Posted on June 2, 2016
During World War II, so much horrible stuff happened: so many nations were taken over by dictators; so many others invaded and occupied by enemy armies; so many people were killed!
When the war was over, some pretty big changes swept over the world. In the U.S., a new constitutional amendment stated that a president could only serve two 4-year terms. (The wartime president, F. D. Roosevelt, was elected president for four 4-year terms but died during the fourth term.) In the Middle East, the nation of Israel was created. Many colonies around the world were finally given independence or started down the path to independence. Japan's emperor became more of a figurehead, and the nation's parliament was given more power.
One thing that happened right after the war (on this date in 1946) was that Italians voted to abolish the monarchy. No more kings for Italy!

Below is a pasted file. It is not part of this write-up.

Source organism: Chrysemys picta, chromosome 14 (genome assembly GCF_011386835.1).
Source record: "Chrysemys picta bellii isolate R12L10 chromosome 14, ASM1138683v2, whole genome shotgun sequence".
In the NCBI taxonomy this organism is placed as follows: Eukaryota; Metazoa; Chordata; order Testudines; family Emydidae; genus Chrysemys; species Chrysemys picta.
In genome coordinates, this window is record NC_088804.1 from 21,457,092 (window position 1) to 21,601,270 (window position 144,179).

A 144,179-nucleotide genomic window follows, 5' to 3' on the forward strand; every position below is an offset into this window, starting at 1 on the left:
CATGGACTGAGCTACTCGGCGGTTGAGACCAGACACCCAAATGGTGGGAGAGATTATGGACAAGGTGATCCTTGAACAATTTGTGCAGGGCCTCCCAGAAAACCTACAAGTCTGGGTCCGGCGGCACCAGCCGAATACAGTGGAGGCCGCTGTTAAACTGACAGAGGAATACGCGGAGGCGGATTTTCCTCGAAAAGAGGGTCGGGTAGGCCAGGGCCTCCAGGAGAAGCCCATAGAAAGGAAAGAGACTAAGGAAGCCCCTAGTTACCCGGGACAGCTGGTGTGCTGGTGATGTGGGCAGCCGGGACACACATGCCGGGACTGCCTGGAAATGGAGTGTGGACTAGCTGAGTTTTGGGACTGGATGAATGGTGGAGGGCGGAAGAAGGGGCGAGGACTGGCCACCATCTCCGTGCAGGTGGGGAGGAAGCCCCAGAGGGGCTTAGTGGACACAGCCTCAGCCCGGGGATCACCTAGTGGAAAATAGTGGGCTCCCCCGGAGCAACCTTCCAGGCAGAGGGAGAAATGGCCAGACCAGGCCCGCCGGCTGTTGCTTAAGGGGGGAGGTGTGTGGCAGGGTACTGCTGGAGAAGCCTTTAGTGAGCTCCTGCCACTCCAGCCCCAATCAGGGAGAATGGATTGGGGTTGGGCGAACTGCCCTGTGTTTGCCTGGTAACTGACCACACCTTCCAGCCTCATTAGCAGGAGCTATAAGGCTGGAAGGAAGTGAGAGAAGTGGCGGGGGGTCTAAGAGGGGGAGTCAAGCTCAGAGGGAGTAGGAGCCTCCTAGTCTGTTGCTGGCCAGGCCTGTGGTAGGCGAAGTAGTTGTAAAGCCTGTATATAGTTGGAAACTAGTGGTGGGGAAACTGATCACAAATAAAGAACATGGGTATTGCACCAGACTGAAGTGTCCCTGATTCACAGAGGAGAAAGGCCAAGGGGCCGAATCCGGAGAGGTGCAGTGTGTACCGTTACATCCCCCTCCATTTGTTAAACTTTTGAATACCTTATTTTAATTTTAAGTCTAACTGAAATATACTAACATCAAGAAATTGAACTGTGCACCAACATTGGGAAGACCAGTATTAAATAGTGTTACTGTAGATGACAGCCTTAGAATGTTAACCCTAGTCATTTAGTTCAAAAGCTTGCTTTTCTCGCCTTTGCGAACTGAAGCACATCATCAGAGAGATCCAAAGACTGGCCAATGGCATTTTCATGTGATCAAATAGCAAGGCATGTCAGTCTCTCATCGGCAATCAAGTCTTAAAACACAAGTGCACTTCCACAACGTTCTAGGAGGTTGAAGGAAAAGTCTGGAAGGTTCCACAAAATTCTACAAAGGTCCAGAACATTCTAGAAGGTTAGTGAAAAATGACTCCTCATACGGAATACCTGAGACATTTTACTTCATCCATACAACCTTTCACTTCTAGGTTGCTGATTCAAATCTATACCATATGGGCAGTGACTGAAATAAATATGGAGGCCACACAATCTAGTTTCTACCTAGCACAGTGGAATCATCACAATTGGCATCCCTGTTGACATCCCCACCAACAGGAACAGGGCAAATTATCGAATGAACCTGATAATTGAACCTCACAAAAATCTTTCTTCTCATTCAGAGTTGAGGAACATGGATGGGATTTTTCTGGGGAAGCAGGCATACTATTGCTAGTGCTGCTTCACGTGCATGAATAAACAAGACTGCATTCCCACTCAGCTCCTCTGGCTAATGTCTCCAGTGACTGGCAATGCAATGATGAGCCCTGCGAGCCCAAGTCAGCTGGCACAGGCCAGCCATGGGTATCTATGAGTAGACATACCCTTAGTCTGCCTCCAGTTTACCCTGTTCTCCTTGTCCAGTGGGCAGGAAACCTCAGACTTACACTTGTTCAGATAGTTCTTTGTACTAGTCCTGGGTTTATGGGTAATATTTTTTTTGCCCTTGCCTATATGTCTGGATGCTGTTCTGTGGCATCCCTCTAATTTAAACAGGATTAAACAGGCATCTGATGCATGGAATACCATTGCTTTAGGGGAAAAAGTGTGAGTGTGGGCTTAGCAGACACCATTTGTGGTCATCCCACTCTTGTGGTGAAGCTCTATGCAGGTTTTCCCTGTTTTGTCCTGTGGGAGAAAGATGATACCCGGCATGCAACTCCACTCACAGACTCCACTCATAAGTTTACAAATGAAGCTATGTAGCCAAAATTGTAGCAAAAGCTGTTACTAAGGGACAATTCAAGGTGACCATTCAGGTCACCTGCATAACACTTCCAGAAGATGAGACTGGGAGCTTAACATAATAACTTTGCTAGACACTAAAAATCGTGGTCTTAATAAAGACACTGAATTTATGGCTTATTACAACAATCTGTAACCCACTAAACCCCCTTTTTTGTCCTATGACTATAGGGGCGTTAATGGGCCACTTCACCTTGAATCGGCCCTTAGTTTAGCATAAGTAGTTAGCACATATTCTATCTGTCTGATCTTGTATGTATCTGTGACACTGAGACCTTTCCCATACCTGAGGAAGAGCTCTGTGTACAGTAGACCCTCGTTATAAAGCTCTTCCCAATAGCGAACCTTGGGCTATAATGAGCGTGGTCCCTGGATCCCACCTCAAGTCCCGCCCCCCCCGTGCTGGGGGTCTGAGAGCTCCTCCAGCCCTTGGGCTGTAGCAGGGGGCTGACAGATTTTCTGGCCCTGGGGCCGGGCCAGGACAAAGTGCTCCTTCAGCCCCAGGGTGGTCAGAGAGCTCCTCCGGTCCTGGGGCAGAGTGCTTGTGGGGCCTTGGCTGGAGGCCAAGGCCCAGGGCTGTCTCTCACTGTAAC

|Italy's Tomb of the Unknown Soldier, in Rome|
Many people get the day off of work, and there are some official ceremonies such as the laying of a wreath at the Tomb of the Unknown Soldier.
I have been to “the” Tomb of the Unknown Soldier here in the U.S., at Arlington National Cemetery (near the capital, Washington, D.C.). I got to wondering how many nations have such tombs.
|During a hurricane, guards remained at their post|
guarding the Tomb of the Unknown Soldier in the U.S.
|Zimbabwe's Tomb of the Unknown|
Soldier and (in the back) Eternal Fire Tower
I discovered that the idea for a Tomb of the Unknown Soldier got its start at the time of World War I. A British man had seen a grave marked by a pencil-written inscription: “An Unknown British Soldier.” He suggested that there should be a national-level monument honoring all the soldiers who die while unidentified. Both Britain and France did create monumental graves, placed in important areas in their nations' capitals. The idea spread almost immediately to the U.S., Portugal, and Italy. Now at least 47 nations have such monuments, including Venezuela, Zimbabwe, Syria, and Bangladesh. Some of them include the symbolism of an “Eternal Flame.”
For more info about Italy, check out this recent post.
Also on this date:
Anniversary of communications inventions (wires and wireless)
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